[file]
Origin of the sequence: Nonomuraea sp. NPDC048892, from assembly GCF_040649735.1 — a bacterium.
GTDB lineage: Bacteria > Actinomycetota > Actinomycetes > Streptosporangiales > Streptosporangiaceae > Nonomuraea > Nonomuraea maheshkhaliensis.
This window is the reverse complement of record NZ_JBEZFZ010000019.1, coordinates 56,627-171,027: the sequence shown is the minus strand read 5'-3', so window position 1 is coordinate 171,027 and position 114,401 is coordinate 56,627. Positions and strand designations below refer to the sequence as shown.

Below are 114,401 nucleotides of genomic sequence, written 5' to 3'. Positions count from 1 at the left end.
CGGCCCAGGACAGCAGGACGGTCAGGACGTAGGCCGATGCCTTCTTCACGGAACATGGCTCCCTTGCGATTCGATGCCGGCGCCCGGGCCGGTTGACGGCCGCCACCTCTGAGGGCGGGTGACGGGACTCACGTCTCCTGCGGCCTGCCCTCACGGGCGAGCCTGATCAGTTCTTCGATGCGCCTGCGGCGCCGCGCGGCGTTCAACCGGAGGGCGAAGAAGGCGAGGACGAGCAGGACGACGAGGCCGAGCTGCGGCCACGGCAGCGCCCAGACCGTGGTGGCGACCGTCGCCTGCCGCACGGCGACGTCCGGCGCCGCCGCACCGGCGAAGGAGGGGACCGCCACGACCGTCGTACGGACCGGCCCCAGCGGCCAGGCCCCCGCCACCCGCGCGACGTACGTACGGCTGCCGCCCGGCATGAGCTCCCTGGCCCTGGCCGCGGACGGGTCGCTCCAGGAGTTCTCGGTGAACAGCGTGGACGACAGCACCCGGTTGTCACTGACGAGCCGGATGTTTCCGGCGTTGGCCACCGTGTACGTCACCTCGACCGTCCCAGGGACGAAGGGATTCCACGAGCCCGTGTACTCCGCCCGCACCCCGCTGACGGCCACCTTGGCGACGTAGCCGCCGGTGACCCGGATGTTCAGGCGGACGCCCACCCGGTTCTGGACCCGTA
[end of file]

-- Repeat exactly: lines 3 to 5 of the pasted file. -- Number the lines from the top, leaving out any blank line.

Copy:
This window is the reverse complement of record NZ_JBEZFZ010000019.1, coordinates 56,627-171,027: the sequence shown is the minus strand read 5'-3', so window position 1 is coordinate 171,027 and position 114,401 is coordinate 56,627. Positions and strand designations below refer to the sequence as shown.

Below are 114,401 nucleotides of genomic sequence, written 5' to 3'. Positions count from 1 at the left end.
CGGCCCAGGACAGCAGGACGGTCAGGACGTAGGCCGATGCCTTCTTCACGGAACATGGCTCCCTTGCGATTCGATGCCGGCGCCCGGGCCGGTTGACGGCCGCCACCTCTGAGGGCGGGTGACGGGACTCACGTCTCCTGCGGCCTGCCCTCACGGGCGAGCCTGATCAGTTCTTCGATGCGCCTGCGGCGCCGCGCGGCGTTCAACCGGAGGGCGAAGAAGGCGAGGACGAGCAGGACGACGAGGCCGAGCTGCGGCCACGGCAGCGCCCAGACCGTGGTGGCGACCGTCGCCTGCCGCACGGCGACGTCCGGCGCCGCCGCACCGGCGAAGGAGGGGACCGCCACGACCGTCGTACGGACCGGCCCCAGCGGCCAGGCCCCCGCCACCCGCGCGACGTACGTACGGCTGCCGCCCGGCATGAGCTCCCTGGCCCTGGCCGCGGACGGGTCGCTCCAGGAGTTCTCGGTGAACAGCGTGGACGACAGCACCCGGTTGTCACTGACGAGCCGGATGTTTCCGGCGTTGGCCACCGTGTACGTCACCTCGACCGTCCCAGGGACGAAGGGATTCCACGAGCCCGTGTACTCCGCCCGCACCCCGCTGACGGCCACCTTGGCGACGTAGCCGCCGGTGACCCGGATGTTCAGGCGGACGCCCACCCGGTTCTGGACCCGTA